The Battle for Efficiency: Paper vs CMMS

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The Battle for Efficiency: Paper vs CMMS

Working with a diverse group of industries means that every now and again we get to do a site visit, and see exactly how a customer is using their computerized maintenance management system. Organizations that have moved to a CMMS realize its potential and are generally seeking to increase output while maintaining or reducing current inputs. They’ve had the age old paper vs CMMS debate and have decided to modernize. This is one of those cases.

Visiting a client is always a unique experience. Preventative maintenance software is popular across a massive variety of industries for a reason, it just makes things easier.  An assembly company and a mining company, one with a fully automated system and the other with low cost labour, will have similar expectations from the maintenance software they choose: a product that records and schedules events affecting assets while maintaining a high utilization rate. Visiting a company in the food processing and textiles industry demonstrated great potential for streamlining maintenance operations through simple implementation of preventive maintenance software.

We began with a tour of the facility and machinery critical to operations and an introduction to a burly man that looked like he could lift a Mack Truck with one hand while drinking a beer with the other. He explained problems with his current operation and what his expectations would be for software.  Like many large operations, systems of scheduling, recording, or assigning preventative (and reactive) maintenance tend to get lost in the grind of everyday activity and fast paced growth. Equipment assets are run into the ground while most of the maintenance staff is off ‘fighting fires’, and generally saving the day from catastrophe.  Although pen and paper maybe an antiquated way of running a maintenance operation, it seems to have stuck. Maybe because grease and touch-screens don’t mix well, or perhaps a little hard-headedness. At the end of the day, however, information generally ends up under the yellow safety helmet of one man where it will stay until someone else asks him for it.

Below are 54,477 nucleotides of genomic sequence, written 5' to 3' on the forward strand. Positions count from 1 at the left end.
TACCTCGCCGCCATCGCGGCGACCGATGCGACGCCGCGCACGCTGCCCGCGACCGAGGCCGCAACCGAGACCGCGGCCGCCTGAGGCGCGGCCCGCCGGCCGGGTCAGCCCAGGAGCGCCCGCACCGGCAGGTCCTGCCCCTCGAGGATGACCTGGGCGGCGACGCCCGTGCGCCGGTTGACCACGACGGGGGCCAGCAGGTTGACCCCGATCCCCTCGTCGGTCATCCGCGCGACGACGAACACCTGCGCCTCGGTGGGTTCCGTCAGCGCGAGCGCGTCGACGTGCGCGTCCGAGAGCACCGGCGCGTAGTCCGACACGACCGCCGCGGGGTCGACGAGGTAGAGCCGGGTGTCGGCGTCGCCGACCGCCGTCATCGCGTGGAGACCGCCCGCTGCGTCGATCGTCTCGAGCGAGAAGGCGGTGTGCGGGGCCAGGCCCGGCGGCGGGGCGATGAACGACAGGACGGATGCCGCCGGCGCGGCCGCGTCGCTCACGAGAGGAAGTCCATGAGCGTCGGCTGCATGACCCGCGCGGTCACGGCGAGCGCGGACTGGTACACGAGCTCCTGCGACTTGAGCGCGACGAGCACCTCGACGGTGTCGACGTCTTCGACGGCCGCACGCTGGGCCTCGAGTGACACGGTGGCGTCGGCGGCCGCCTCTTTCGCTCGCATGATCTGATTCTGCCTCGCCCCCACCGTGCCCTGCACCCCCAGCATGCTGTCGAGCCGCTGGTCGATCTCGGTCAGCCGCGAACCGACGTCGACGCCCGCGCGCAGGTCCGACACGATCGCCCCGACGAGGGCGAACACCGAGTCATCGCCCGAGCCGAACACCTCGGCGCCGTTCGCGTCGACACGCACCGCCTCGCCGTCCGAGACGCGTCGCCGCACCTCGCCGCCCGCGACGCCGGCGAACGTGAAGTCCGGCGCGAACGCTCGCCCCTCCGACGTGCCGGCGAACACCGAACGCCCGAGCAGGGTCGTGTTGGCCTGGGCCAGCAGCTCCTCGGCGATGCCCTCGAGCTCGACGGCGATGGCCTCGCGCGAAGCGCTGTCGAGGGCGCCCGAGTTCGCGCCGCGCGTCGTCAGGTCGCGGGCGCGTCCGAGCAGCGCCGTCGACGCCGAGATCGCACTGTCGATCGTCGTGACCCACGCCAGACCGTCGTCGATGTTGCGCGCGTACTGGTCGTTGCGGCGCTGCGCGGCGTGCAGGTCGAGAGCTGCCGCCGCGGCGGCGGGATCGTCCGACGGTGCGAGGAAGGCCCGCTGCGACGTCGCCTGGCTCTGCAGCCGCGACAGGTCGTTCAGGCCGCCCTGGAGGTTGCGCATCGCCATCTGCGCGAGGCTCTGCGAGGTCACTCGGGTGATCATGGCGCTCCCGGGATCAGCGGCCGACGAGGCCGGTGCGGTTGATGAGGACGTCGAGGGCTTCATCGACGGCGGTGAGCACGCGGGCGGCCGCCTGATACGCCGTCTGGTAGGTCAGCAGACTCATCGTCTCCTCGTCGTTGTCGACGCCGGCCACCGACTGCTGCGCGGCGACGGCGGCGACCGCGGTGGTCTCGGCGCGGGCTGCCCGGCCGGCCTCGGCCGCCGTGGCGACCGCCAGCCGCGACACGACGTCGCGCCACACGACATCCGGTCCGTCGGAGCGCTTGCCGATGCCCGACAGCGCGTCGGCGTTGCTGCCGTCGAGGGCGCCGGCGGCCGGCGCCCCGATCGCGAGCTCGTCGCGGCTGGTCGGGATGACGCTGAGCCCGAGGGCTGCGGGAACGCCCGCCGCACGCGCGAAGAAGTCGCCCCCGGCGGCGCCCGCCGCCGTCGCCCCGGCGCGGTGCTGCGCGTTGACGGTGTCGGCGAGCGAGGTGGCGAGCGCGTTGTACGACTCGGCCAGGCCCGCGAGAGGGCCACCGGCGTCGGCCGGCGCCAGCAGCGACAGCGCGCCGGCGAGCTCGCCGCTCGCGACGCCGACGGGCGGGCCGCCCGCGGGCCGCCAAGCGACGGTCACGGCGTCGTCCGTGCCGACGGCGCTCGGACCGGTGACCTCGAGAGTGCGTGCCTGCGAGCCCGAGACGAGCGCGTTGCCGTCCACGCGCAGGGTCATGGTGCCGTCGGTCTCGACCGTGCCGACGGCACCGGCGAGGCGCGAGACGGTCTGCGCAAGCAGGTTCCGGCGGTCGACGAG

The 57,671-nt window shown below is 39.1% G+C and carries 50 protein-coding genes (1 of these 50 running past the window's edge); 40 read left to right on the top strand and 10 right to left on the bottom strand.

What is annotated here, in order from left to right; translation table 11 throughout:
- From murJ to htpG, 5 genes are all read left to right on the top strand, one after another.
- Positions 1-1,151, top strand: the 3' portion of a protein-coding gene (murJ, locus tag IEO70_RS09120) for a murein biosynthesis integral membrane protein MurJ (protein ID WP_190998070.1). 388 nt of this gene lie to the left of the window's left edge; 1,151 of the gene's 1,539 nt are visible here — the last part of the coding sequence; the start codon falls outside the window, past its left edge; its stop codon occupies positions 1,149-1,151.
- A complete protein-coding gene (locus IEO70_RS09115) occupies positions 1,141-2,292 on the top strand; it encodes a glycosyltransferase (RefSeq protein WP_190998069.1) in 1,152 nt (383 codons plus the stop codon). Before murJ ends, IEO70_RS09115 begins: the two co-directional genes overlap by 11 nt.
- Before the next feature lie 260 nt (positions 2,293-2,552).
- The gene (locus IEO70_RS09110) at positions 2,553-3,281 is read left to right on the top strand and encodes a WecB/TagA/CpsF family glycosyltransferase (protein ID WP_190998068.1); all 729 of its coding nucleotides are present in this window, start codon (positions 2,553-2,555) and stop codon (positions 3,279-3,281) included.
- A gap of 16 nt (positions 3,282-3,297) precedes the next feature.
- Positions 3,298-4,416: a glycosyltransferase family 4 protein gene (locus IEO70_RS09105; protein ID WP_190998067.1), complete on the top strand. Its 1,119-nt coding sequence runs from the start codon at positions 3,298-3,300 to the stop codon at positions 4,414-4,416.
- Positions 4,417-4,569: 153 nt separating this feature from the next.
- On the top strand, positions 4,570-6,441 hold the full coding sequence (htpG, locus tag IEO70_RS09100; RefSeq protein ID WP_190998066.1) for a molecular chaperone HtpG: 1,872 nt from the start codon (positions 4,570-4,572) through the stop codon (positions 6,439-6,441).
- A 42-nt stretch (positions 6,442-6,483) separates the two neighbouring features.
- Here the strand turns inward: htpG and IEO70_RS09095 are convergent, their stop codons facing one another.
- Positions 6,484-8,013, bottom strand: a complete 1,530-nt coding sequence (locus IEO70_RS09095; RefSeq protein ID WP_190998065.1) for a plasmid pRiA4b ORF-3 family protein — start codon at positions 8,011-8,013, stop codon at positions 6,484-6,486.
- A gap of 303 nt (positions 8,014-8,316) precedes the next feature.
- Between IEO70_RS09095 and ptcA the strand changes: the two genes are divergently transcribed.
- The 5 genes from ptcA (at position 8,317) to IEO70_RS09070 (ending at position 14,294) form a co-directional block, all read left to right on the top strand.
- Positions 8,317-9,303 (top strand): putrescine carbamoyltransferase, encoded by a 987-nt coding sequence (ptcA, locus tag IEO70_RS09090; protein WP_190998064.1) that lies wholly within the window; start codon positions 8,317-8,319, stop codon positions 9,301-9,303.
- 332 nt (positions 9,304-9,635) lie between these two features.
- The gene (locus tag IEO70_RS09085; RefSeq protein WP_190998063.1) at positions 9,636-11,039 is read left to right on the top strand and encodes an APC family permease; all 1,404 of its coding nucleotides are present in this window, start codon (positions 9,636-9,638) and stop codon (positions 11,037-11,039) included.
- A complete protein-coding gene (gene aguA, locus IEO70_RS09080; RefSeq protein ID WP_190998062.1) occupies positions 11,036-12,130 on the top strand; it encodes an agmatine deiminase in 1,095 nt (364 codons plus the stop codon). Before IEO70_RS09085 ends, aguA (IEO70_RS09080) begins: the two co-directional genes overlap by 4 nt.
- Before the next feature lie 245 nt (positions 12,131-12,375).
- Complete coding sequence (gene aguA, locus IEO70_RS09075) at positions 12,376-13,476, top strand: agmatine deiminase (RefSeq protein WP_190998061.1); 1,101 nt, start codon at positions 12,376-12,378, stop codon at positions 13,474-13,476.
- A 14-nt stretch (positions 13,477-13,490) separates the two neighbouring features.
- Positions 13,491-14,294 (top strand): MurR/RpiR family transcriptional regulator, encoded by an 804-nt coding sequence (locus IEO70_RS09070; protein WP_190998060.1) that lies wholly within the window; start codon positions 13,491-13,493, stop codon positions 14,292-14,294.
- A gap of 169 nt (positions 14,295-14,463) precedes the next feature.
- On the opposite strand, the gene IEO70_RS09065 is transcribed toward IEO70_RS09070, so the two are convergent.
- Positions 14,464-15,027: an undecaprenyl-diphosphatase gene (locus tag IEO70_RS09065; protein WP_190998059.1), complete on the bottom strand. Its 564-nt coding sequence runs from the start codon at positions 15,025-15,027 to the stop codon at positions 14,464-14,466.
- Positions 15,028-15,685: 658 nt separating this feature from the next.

Seeing how operations were run helped us demonstrate how a CMMS  decreases breakdowns and extends the life of organizational assets.  In addition, maintenance activities can be better coordinated with production schedules, making everyones job easier.

After going over his CMMS database, we barely had to encourage our burly friend to continue entering assets, users, and task lists.  As his confidence grew, he began musing out loud, “Finally I’ll be able  to establish a preventive #$%!*ing maintenance schedule!”.

Using a centralized CMMS or performing work completely from memory? Paper vs CMMS? It always seems to be one or the other.  The choice seems obvious, but it’s only when maintenance expenses drop that it becomes a no brainer.  With any new technology there is a learning curve, it is the price to pay for furthering skills and abilities.  The  task of choosing the right technology and implementing it correctly is daunting, but  waiting doesn’t make it any easier. But if you want to stay ahead of the curve, perhaps it’s time to take a look at your first ‘computerized maintenance system’.

Getting different groups of employees involved in site visits provides the team with a broad perspective.  Members of the development team can understand what the end user is looking for.  They use this knowledge to provide a rich and user friendly experience.   Concise but flexible structure is ideal (and pretty much required) considering the exhaustive list of industries with room for improvement.

A good CMMS facilitates communication between stakeholders. Technicians understand exactly what needs to be done and why. Operations staff can add notes, indicate problems or concerns, and get an idea of how long a maintenance activity will take. Logistics can plan for what parts or machinery to have on hand to maintain production schedules while assets are taken offline for repair. Finally the maintenance manager can see the performance, graphically or numerically, of the maintenance department in terms of uptime, resource allocation, and quality.

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